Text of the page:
Our nation now redefines the art of the possible

2010-07-10 11:15

As wonderful as it has been to play host to the globe, the World

Cup has taught us more about how we see ourselves than about how the rest of the

world sees us.

In time, we must answer why so many South Africans joined the

naysayers brigade, insisting that we were going to botch things up.

Why did we

believe we would fail despite the fact that the Local Organising Committee

pointed out, repeatedly, that the country had security under control, that

public transport would work and that the stadiums would be completed on time?

Now we know that we can do it. We should all draw hard on this massive shot of

self-esteem and never again doubt what’s possible.

This, of course, raises the

bar for the future and throws up new challenges.

The image of a working, relaxed, organised South Africa with

designer stadiums is what we now see in the mirror.

More than nine in 10 tourists polled in Cape Town said they would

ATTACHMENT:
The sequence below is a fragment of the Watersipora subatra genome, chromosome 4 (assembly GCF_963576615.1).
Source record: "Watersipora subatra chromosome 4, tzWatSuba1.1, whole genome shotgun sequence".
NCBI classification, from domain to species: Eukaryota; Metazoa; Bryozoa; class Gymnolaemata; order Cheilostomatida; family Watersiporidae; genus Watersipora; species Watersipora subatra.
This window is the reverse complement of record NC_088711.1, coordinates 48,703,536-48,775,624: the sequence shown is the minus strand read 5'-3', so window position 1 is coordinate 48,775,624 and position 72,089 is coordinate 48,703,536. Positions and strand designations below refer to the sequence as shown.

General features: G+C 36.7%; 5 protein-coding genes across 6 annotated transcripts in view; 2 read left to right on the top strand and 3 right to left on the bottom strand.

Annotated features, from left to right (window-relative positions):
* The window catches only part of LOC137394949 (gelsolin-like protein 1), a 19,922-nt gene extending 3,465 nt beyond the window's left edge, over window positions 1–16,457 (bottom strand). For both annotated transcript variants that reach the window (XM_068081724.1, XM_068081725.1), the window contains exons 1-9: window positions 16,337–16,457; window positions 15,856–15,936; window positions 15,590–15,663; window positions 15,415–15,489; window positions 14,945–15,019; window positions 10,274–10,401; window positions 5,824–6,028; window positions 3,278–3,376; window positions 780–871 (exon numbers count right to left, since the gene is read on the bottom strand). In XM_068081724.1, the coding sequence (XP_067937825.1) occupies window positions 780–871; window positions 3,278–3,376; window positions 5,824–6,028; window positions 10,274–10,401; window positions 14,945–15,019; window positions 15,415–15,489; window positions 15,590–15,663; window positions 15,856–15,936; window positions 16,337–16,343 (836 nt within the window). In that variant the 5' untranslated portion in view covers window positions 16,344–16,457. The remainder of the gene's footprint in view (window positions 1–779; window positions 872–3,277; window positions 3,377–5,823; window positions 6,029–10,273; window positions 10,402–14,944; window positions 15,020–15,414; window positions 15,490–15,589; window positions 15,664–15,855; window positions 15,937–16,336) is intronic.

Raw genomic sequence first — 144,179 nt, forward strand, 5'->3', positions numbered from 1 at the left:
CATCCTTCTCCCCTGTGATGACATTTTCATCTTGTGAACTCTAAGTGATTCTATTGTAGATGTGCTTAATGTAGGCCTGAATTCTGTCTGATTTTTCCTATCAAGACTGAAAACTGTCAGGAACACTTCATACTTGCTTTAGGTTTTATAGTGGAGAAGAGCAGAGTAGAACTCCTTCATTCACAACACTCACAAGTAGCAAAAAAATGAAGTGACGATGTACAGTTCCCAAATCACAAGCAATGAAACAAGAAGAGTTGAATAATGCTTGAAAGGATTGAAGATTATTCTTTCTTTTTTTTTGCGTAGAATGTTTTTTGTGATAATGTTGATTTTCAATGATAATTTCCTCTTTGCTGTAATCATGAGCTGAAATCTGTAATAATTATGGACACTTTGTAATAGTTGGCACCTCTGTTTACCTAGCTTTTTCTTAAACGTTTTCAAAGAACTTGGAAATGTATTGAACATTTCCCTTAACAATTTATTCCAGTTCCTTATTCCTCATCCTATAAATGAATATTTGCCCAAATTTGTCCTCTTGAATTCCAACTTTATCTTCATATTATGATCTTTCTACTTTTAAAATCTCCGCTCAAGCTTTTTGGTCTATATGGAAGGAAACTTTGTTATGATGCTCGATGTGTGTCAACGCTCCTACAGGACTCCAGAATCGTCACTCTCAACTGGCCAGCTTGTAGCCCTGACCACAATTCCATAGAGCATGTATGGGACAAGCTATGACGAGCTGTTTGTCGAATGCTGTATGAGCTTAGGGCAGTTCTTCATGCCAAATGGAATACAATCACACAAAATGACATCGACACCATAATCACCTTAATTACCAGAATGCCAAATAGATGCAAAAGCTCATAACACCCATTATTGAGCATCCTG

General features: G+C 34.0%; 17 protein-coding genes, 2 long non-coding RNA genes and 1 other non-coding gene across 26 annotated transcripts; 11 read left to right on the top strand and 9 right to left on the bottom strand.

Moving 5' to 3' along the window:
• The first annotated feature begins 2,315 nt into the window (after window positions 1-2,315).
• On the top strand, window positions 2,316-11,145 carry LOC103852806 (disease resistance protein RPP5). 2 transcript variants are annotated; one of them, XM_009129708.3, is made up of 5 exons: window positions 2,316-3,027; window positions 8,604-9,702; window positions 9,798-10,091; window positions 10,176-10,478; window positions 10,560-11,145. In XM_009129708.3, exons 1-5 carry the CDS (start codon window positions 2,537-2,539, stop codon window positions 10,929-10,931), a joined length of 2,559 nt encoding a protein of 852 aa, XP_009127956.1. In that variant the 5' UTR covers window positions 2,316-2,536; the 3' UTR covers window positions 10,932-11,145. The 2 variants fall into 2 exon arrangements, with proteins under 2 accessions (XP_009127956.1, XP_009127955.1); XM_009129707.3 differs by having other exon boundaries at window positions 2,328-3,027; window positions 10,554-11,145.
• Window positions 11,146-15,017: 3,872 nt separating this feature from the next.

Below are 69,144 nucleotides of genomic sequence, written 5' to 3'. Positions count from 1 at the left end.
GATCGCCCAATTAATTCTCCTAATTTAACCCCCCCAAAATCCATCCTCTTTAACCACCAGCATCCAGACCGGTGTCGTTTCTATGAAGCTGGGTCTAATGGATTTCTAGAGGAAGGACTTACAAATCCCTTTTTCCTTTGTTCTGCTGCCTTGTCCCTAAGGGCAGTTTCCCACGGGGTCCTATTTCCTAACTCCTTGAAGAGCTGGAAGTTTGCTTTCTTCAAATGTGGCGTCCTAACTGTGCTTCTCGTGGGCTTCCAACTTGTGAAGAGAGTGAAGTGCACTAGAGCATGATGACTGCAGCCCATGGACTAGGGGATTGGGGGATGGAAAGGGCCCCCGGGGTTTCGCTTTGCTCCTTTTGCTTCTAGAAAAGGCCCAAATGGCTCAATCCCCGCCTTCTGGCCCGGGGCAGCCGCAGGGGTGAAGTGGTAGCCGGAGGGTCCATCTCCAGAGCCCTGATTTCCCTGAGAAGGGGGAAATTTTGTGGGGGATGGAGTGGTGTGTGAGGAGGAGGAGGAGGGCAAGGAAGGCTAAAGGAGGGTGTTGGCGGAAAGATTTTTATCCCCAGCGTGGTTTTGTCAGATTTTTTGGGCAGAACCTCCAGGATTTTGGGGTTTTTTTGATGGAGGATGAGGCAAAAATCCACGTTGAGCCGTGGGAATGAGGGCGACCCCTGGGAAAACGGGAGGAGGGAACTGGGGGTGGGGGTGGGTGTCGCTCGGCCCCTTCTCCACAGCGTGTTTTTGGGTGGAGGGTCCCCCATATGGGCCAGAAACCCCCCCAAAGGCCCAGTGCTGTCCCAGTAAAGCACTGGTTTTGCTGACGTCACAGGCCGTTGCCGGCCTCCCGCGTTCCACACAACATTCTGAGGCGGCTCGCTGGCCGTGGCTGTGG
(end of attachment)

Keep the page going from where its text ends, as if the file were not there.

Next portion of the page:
be back, and it’s clear from City Press’s own reporting that this is true for

all of South Africa, not only for the Mother City.

Tourists have taken a sho’t left, and have fallen in love with the

country and its people.

We have moved beyond the nation famous for overcoming

apartheid, and we did it without our founding father, Nelson Mandela, who

­unfortunately could not attend the opening ceremony.

He is our icon, but no longer the only ­exclusive embodiment of the

nation we must become.

Our national DNA now contains new genetic information: we can excel

(by all accounts, this was a record-breaking World Cup); we can be hospitable

(asked what they liked best, many visitors replied “the people”); we can do

things on time (we kept to all key deadlines and there were thousands of them);

we can think on our feet (when stadium guards went on strike, the cops replaced

them with ­minimal drama); we can effect justice swiftly and fairly (the World

Cup courts were a whirlwind of arrests, convictions and ­sentencing).

The list

goes on.

This shot in the arm, this redefining of how we see ourselves, must

surely mean that it cannot possibly be back to business as usual?

The bar has

been lifted and by becoming craftspeople of the art of the possible, there are

no insurmountable problems.

No longer will leaders have ready excuses to explain

why violent crime does not abate in any real measure for year after painful

year.

Or why education still resembles apartheid’s shameful outcomes.

No longer

will we have to look at our cruel levels of unemployment and shrug our shoulders

helplessly.

It’s the end, but also the beginning in so many ways.



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